Hammer & Tongs Gran Prix YZ465
May 20th, Goldendale Washington
the Mighty YZ465 on the way to a Victory- (IT465 engine currently in the frame)
start of the Gran Prix- inexplicably I got a decent start.... Jim Anderson
getting the holeshot
Smokin' on down the Trail
The Gran Prix was the full seven mile course, and part of this was the MX Course run backwards after a check point. Of course I couldn't find my drink bottle, so at my behest Mark went down to be my support crew at the check point. They were having trouble with the gate, and after revving the engines, and a flurry of butterflies the gate went about halfway down. Then a minute or so went by while they fooled with it, and then all of a sudden it fell and I got a great start. I was 3rd into the corner behind John Ulver. Ahead of him was Jim Anderson, the ex-Yamaha factory support rider. But it was a false start, and around the first loop they suddenly directed us back to the gate.
I was a little sad - my start had been good, but my restart was brilliant,
and I almost got the holeshot behind Jim. I thought OK- this is more like
it. The course was all tilled up, so there was no worn line. Jim roared
away, never to be seen again.
pushing, I was keenly aware that there was a long line of hornets behind.
But there had been no practice on this course, so we didn't know where
it went, and a few times I came roaring over blind hill brows, and had
to hit the clampers pretty damn hard not to crash off the track. The bike
behind me was Rob Watson. I was expecting John Ulver or Lyndell Raphael
to catch me. Hmm. I kept the pressure on, settling into a race pace that
was little different that a regular moto. You're supposed to "pace
yourself"- but what does that mean? I was fine- and without a camelback.
Rob Watson caught up to me on end of lap 1. I could feel him behind me,
and I was trying to ride my own race. But he went by, and I tried to hang
on to him. We arrived at the checkpoint, and the tickets were punched,
and a few feet past was Mark with the Gatorade bottle- I stopped and he
gave me a blast of juice, and away I went. Rob Ballard had arrived on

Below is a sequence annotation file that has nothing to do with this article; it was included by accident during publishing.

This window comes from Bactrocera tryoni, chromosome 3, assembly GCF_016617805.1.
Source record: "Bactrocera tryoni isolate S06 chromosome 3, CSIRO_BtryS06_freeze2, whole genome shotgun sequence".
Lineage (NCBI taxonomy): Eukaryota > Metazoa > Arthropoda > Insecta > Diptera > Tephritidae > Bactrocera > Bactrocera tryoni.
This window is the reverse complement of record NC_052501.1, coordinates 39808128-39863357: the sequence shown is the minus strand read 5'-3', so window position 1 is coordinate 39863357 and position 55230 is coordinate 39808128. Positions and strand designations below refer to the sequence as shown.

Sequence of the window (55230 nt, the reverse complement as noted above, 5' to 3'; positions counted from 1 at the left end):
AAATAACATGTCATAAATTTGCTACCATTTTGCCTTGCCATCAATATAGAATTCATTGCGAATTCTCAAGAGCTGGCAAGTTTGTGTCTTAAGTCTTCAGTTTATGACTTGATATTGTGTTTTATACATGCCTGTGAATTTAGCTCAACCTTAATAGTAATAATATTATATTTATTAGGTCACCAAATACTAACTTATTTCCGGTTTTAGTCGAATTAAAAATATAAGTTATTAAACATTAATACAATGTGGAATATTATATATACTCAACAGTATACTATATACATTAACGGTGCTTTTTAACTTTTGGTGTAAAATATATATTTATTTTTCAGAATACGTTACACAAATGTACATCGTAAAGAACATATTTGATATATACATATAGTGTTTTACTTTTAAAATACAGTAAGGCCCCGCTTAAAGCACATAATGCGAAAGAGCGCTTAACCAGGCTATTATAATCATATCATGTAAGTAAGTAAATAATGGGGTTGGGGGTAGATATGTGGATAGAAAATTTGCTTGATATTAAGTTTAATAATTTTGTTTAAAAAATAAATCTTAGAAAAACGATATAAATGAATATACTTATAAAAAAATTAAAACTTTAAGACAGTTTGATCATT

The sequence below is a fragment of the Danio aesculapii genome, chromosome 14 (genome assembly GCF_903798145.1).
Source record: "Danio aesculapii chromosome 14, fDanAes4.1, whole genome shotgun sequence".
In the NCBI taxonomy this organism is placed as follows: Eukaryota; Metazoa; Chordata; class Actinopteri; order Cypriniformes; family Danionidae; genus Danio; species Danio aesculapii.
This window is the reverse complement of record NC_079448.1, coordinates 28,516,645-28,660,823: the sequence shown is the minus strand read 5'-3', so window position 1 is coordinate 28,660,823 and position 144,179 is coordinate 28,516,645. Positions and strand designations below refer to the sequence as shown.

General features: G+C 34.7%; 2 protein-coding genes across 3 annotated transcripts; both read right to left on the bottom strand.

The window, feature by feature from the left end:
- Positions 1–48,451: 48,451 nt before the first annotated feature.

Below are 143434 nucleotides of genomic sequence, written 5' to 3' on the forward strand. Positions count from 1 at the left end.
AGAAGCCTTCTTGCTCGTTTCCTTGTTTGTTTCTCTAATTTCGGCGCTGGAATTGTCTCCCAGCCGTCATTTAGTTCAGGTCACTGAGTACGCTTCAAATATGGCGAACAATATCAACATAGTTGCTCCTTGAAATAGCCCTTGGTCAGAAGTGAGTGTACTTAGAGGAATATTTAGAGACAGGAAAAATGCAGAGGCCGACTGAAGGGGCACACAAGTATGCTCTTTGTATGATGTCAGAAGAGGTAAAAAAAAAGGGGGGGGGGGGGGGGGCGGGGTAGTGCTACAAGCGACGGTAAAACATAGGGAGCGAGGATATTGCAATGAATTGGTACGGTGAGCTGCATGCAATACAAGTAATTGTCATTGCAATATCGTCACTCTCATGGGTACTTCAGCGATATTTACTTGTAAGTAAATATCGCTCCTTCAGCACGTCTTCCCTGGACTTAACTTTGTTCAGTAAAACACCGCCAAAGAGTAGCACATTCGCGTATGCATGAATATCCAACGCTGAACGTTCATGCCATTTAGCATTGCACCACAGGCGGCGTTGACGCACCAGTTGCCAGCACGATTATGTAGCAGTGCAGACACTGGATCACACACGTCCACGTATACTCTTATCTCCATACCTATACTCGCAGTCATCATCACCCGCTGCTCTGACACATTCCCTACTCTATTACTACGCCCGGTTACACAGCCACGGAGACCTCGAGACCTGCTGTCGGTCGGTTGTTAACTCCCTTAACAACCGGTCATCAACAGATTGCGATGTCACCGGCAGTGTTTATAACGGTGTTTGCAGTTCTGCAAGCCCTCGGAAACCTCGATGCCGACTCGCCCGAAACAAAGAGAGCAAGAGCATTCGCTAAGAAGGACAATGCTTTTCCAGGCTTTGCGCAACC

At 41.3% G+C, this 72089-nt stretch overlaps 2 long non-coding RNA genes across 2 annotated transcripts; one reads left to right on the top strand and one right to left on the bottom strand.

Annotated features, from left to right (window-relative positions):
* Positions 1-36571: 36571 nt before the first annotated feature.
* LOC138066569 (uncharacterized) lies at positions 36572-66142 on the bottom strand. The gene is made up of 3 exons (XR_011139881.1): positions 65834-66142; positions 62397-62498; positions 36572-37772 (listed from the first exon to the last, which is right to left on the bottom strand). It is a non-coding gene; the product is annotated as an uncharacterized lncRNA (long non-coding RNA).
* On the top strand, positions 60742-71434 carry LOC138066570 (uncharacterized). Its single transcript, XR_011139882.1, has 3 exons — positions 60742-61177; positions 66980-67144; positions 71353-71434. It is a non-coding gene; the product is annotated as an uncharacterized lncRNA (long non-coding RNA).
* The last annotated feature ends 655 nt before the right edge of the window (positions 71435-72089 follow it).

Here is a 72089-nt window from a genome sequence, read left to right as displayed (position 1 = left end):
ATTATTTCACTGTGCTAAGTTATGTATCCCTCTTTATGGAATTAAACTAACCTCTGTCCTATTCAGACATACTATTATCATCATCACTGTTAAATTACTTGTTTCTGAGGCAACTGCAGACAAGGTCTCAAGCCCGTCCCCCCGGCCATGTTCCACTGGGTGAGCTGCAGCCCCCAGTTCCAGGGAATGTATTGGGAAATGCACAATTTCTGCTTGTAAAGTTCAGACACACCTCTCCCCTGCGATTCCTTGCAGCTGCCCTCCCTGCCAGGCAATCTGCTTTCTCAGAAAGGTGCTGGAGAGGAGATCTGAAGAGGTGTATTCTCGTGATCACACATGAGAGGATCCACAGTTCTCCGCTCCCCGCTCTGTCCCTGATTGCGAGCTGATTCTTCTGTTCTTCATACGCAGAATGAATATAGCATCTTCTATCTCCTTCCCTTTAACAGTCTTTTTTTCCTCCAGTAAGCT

our heels, and when I stopped for juice, he slipped by. I could see them
ahead, and struggled to catch up- we were now on the backwards MX Course
part- which looked weird and unfamiliar. At the bottom of the course I
caught them when they faltered as to where the course route went. Now
onto the second lap past the startgate it was the three of us. I pushed
like mad, and drew alongside Rob Watson in a side by side battle. He had
the inside and edged me slightly, but with the throttles pinned, his 510
Husky versus my IT465 was a pretty even match, and as we went into the
next corner he let out a whoohooo. I don't give an inch, and close the
it's the three of us with Rob Ballard leading. Later it occurred to me
that I was about to be ROBBED! I can't remember where, but Rob Ballard
may have missed s shift somewhere- I can't remember... Now it's me leading
(not counting Jim Anderson who vanished right away, and isn't mortal anyway)
And that's how it stayed. Now the pressure. Little by little there began to be a short space between me and the pursuers. I kept wondering where the tough guys were? Rob and Rob slipped back a little, and then a little more, and soon there was empty space behind me!
Now alone and cruising, with the IT running like an antelope over berms
and jumps and leaping up straights with no problems at all, I am aware
that the way to lose this would be to overtax yourself, and let your guard
down- and be caught by a rider playing a softly-softly-catchy-monkey game.
So I tried to balance those two things: keeping the pressure up, and not
over doing it.
I was in a comfortable groove and could see that I had pulled a distance,
and that Rob Ballard's red Honda was staying a certain distance behind,
and that if anything it was lagging farther behind my trusty Yamaha.
Coming in out of the Wilderness ahead had a defiant excellence to it, a bit like Pescarolo arriving in the midnight deserted pits at Le Mans. This time Mark poured juice into my mouth as the ticket was being punched which was groovily efficient in determined pit crew sort of way. Off I went went the Sun. The course out on the 6 miles of nothing wove around up and down, and through quiet washes and across the top of sun baked terrain I smoke along.
Pitstop Hero and team mate MARK SCHMIDT refueling the rider
The third stop the juice went right into my nose, and I barely got any of it in my mouth, but as I rocketed away I thought even that taste was refreshing. This time as I arrived down at the whoops before going off into the west Mark gave me a wide sign meaning that I had a huge lead, so I stopped and he gave me a better drink- and off I went. At all times I still felt as though someone was going to catch me, and I wondered vaguely of stopping again for a drink would do me in, but I never saw anyone again.
When I was a boy, my Dad used to use the phrase "Smokin' on down the Trail" which I always loved, and Mark pointed out how in this case I really was Smokin' on down the Trail, and it was thrilling. For sure the high point of the Weekend.
wow- a win!- Lyndell (in white shirt) and I laughing about it...